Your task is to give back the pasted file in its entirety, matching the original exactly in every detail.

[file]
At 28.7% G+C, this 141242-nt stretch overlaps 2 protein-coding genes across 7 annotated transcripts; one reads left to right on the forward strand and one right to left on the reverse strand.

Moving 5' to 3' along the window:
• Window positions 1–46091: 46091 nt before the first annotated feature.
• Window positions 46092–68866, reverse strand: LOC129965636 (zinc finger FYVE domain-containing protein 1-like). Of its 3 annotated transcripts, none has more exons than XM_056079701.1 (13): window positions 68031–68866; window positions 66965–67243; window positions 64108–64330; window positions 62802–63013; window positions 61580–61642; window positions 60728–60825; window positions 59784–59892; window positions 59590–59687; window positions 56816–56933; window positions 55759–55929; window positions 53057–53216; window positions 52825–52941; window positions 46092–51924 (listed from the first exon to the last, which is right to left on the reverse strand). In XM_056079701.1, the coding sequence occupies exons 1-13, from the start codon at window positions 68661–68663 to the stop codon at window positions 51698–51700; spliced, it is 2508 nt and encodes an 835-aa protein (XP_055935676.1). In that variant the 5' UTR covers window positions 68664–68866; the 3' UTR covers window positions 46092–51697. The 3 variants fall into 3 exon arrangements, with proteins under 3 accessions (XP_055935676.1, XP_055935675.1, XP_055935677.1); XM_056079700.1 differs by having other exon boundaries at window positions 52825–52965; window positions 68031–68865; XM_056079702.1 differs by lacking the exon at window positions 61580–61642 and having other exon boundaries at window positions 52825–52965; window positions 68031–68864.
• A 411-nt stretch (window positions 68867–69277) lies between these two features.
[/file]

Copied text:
At 28.7% G+C, this 141242-nt stretch overlaps 2 protein-coding genes across 7 annotated transcripts; one reads left to right on the forward strand and one right to left on the reverse strand.

Moving 5' to 3' along the window:
• Window positions 1–46091: 46091 nt before the first annotated feature.
• Window positions 46092–68866, reverse strand: LOC129965636 (zinc finger FYVE domain-containing protein 1-like). Of its 3 annotated transcripts, none has more exons than XM_056079701.1 (13): window positions 68031–68866; window positions 66965–67243; window positions 64108–64330; window positions 62802–63013; window positions 61580–61642; window positions 60728–60825; window positions 59784–59892; window positions 59590–59687; window positions 56816–56933; window positions 55759–55929; window positions 53057–53216; window positions 52825–52941; window positions 46092–51924 (listed from the first exon to the last, which is right to left on the reverse strand). In XM_056079701.1, the coding sequence occupies exons 1-13, from the start codon at window positions 68661–68663 to the stop codon at window positions 51698–51700; spliced, it is 2508 nt and encodes an 835-aa protein (XP_055935676.1). In that variant the 5' UTR covers window positions 68664–68866; the 3' UTR covers window positions 46092–51697. The 3 variants fall into 3 exon arrangements, with proteins under 3 accessions (XP_055935676.1, XP_055935675.1, XP_055935677.1); XM_056079700.1 differs by having other exon boundaries at window positions 52825–52965; window positions 68031–68865; XM_056079702.1 differs by lacking the exon at window positions 61580–61642 and having other exon boundaries at window positions 52825–52965; window positions 68031–68864.
• A 411-nt stretch (window positions 68867–69277) lies between these two features.